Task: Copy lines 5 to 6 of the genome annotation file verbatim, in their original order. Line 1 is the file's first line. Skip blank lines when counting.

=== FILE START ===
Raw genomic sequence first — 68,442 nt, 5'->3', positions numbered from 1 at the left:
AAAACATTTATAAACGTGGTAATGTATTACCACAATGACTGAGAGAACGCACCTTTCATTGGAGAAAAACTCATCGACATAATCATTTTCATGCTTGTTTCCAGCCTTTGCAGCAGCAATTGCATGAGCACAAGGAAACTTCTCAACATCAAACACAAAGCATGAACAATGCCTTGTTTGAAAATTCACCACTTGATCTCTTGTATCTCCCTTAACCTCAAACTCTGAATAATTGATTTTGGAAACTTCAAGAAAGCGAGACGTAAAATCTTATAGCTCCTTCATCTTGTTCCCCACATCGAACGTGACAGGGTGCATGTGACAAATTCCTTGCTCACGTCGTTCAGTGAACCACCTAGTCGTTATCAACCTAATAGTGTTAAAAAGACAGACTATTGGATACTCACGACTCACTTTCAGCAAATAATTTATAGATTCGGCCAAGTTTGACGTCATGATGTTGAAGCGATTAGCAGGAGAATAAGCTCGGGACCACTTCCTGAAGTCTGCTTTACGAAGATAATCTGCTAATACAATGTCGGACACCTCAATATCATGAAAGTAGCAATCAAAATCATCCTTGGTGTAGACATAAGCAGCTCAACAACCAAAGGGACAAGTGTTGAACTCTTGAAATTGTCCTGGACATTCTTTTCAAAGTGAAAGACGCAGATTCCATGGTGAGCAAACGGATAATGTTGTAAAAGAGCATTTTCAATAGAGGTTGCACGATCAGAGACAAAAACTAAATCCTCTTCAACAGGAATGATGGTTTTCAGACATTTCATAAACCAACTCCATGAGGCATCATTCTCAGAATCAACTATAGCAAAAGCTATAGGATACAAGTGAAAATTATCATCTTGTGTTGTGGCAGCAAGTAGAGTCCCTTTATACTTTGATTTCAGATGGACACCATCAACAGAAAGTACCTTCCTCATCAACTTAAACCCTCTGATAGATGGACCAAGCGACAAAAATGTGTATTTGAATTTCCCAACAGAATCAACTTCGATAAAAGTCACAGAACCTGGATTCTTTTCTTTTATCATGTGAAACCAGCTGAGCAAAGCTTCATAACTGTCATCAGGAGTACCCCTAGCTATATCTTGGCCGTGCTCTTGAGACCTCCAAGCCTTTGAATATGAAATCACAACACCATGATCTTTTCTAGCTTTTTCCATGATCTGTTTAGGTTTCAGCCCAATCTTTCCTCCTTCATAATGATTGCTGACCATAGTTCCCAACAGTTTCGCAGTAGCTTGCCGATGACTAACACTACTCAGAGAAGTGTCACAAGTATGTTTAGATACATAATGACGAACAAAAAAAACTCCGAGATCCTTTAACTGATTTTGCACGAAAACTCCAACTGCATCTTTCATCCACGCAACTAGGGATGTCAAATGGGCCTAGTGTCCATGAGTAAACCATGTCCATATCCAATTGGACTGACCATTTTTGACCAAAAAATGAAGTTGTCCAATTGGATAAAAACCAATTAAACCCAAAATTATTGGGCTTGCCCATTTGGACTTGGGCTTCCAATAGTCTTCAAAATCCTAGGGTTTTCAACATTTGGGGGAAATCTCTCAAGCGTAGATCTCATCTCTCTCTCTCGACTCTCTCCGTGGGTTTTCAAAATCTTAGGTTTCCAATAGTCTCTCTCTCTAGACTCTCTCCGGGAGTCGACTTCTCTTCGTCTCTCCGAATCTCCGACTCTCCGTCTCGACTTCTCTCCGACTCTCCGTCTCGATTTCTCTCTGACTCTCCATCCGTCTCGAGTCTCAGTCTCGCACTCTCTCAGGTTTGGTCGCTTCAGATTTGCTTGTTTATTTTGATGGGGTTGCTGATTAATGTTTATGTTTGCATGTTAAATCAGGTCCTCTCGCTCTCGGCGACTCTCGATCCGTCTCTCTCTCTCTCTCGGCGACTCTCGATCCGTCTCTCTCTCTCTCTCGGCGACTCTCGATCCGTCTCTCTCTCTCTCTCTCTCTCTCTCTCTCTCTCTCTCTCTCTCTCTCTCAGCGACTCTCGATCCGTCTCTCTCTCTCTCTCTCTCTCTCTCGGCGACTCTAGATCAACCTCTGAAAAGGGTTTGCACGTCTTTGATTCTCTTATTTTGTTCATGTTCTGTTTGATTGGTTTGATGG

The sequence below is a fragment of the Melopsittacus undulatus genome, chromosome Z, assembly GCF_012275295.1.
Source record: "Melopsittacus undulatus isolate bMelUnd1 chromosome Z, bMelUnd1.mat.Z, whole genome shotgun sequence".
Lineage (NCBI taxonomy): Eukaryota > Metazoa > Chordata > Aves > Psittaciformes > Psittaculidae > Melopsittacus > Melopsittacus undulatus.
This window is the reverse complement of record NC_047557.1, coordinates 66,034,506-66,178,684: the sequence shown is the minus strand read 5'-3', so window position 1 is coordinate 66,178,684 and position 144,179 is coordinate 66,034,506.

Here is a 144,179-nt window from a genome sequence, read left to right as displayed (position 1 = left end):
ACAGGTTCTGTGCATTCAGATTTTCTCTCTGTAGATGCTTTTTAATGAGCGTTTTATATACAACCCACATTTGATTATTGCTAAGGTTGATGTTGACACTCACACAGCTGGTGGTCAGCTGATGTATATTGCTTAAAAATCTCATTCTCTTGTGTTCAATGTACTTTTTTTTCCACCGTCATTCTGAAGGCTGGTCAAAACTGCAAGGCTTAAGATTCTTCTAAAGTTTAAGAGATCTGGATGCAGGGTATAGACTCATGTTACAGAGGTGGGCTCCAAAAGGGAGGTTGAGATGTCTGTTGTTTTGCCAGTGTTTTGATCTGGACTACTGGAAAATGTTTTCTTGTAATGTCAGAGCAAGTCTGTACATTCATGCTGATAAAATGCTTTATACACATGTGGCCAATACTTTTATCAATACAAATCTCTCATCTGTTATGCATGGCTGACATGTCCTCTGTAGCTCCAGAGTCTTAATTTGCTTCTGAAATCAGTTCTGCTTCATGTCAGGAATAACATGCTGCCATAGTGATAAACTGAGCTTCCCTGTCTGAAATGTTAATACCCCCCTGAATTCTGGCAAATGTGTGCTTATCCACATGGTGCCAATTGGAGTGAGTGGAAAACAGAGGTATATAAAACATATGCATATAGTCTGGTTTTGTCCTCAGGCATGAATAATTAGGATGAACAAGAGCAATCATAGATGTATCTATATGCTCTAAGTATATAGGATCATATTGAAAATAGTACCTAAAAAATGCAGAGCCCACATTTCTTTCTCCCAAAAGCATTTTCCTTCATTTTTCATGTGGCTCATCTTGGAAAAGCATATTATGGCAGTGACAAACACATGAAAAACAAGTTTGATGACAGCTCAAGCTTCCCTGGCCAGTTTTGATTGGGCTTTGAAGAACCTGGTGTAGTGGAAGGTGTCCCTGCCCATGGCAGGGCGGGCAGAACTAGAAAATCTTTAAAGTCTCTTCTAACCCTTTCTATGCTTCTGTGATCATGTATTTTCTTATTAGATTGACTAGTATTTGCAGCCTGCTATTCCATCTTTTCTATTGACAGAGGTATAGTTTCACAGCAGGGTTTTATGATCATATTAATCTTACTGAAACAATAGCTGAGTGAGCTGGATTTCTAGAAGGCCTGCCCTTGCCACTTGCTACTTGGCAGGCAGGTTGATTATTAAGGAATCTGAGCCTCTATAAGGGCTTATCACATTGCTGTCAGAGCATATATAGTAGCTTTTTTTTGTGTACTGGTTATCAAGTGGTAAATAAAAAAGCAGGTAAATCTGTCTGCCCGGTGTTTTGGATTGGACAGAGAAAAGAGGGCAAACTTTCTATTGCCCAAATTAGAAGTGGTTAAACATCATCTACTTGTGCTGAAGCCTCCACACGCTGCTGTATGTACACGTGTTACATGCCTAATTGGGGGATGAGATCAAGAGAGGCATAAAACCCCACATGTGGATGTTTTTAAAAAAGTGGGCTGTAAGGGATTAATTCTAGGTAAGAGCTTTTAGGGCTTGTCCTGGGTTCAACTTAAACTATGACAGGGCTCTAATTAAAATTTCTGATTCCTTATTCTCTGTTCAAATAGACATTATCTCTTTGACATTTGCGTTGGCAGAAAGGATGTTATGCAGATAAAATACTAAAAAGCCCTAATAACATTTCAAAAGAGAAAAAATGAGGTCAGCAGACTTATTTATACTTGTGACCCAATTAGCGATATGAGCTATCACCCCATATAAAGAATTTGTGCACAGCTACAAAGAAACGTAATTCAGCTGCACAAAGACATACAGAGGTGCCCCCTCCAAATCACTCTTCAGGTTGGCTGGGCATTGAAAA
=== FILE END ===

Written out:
Lineage (NCBI taxonomy): Eukaryota > Metazoa > Chordata > Aves > Psittaciformes > Psittaculidae > Melopsittacus > Melopsittacus undulatus.
This window is the reverse complement of record NC_047557.1, coordinates 66,034,506-66,178,684: the sequence shown is the minus strand read 5'-3', so window position 1 is coordinate 66,178,684 and position 144,179 is coordinate 66,034,506.